Unfortunately in the US There was a shortage of doctors. Faced with a low success rate in CPR as delivered by fire department ambulances, Miami's Dr. Gene Nagel began a program to train firemen to use defibrillation gear in the field. The secret to supervising them was telemetry, a space-age development which linked the EKG units at the patient's side to the doctor. His units were equipped to handle other medical emergencies. Later he would train his troops in giving intravenous fluids. Jacksonville copied his program as did Seattle in 1971.
The actual Los Angeles County paramedic program was started as an experiment in 1969 by J. Michael Criley, a cardiologist at Harbor General Hospital (now Harbor UCLA Medical Center) and with the backing of County Supervisor Kenneth Hahn. Criley found that the firemen had an excellent response time to emergencies. The quick response time would help reduce the deaths from heart attacks, of which half occur within two hours of the onset of symptoms. He trained six firemen as paramedics.
December 1969 saw Squad 59, working out of a county fire station on the Harbor General campus, make its first run. Its first rig was an old Forestry station wagon with grass growing in the back. Mr. Hahn heard of their clunker and mysteriously a new station wagon appeared at the station! Paramedics were forced to carry a nurse on the runs prior to being certified by the Wedworth-Townshend Act of 1970. Their first save was a choking restaurant patron. LA County's Squad 36 was the next unit and city fire ambulances in LA also got into the act.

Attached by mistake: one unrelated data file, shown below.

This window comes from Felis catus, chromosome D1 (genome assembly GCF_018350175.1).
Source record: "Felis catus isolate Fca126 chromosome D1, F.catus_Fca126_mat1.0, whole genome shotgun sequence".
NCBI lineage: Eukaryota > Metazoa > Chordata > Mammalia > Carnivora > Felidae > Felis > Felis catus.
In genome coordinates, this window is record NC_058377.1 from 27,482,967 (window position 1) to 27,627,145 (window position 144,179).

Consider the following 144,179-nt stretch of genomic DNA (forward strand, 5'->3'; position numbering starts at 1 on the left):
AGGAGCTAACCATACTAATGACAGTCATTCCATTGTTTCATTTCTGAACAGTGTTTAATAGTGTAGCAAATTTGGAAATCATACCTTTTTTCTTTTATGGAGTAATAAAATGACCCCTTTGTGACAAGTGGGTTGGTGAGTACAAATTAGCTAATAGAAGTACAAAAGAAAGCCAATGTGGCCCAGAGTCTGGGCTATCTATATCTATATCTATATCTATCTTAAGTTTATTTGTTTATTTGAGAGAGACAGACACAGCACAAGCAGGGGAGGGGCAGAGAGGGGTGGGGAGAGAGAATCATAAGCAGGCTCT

The 1973 EMS Act funneled money into states for setting up EMS systems and by 1979 paramedics were in most medium-to-large cities and almost all ambulance attendants had basic EMT training. Tiered response meant a fire engine with personnel trained in CPR would arrive to buy time for patients until the ambulance arrived. Ambulances were larger and made to meet government standards. In no small measure did "Emergency!" stimulate the public's interest in EMS. Senator Alan Cranston in September 1972 thanked Jack Webb for helping pass the 1973 law.
The Eighties saw the introduction of automated defibrillation gear for basic EMT's and First Responders (a modified version of the basic EMT that came about in the early Eighties). This saved even more lives. Finally, Enhanced 911 first appeared in Chicago in 1977. It displays a caller's name and address on a console upon ringing the dispatch center.
Thanks to firefightersrealstories.com, US News and World Report, Project 51 and Kevin Tighe, Today's Health magazine, American City magazine, and Sherri for the content of this section
My FAQ Addenda with more memories 1.22.98 revision
Article from 1974 on the real LA County paramedics and page two
Article from 1971 Science Digest
and page 2 and page 3
Note: You will probably have to go to a good library; few FTP or Gopher servers have these periodicals.
"Paramedics give fast, professional care: Los Angeles County" American City 89: 55-6 March 1974. Has a picture of a real rescue squad from LACoFD.
"Firemen Paramedics" A. Hamilton. Science Digest 70:18-21 August 1971. Pictures, one in reverse. Includes the real "Rampart" hospital (Harbor General).
"Needed: First Aid for Ambulance Services" Reader's Digest 90: 98-102 February 1967. Mentions the bad state of ambulances in postwar era.
"Ambulance Personnel Training" Today's Health 35:17 January 1957.
"The Rescue Squads Roll On" Reader's Digest 68: 175-6 April 1956. Details the advent of volunteer rescue units and the first efforts at EMS in rural America.